Between our Galaxy and its dwarf companions, the Large and Small Magellanic Clouds, stretches the long Magellanic Stream, a stream of gas and dust. This stream, which is estimated to be two to three hundred million suns, stretches 600,000 thousand light-years across. Although astronomers have long hypothesized that there must be stars in the Magellanic Stream, it was impossible to observe them until recently.
However, using data from the Gaia telescope, scientists have managed to spot the first stars in the Magellanic Stream. In a paper by American and Australian scientists, published in the library of preprints of Cornell University, reports on this discovery.
The Magellanic Stream is thought to be formed by matter flowing from dwarf galaxies to our Galaxy. Studying stars in this flow can help scientists better understand the intensity of this movement, as well as the history and future of the Magellanic Clouds.
For their study, astronomers used the Gaia data catalog, which includes information on the positions and velocities of more than a billion stars. By selecting stars moving with the Milky Way and choosing stars with chemical compositions consistent with the Magellanic Stream, the scientists were able to identify 13 stars likely to belong to the stream. These stars, red giants, are between 200,000 and 325,000 light-years away from us.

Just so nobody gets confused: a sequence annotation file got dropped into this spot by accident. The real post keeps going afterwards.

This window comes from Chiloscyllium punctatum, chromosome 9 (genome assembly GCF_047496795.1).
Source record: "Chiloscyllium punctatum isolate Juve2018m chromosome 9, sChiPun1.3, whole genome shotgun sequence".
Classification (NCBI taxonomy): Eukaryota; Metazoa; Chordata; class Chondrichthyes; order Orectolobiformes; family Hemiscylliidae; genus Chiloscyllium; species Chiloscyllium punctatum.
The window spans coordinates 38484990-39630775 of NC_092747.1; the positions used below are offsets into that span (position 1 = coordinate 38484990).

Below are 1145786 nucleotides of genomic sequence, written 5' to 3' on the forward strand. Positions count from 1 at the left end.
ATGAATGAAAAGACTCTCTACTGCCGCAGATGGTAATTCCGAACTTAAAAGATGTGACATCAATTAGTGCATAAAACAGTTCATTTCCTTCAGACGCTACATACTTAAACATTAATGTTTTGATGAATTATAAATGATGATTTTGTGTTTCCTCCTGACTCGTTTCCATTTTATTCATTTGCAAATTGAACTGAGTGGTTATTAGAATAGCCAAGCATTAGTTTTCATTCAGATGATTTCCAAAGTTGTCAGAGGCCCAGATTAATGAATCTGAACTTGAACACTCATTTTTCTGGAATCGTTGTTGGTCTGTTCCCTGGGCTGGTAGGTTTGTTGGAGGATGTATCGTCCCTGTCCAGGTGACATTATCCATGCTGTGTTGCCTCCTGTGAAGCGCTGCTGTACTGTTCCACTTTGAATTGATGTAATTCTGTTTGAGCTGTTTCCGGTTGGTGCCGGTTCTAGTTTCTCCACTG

Interestingly, however, some of these stars have low metallicity, which may indicate that they are very old. This composition is not very typical of the Magellanic Stream, so the history of this stream may be more complicated than previously thought.
This discovery allows scientists to further explore the connections between our Galaxy and its dwarf satellites. They will be able to better understand the intensity of matter flow between galaxies, as well as predict the future of the Magellanic Clouds.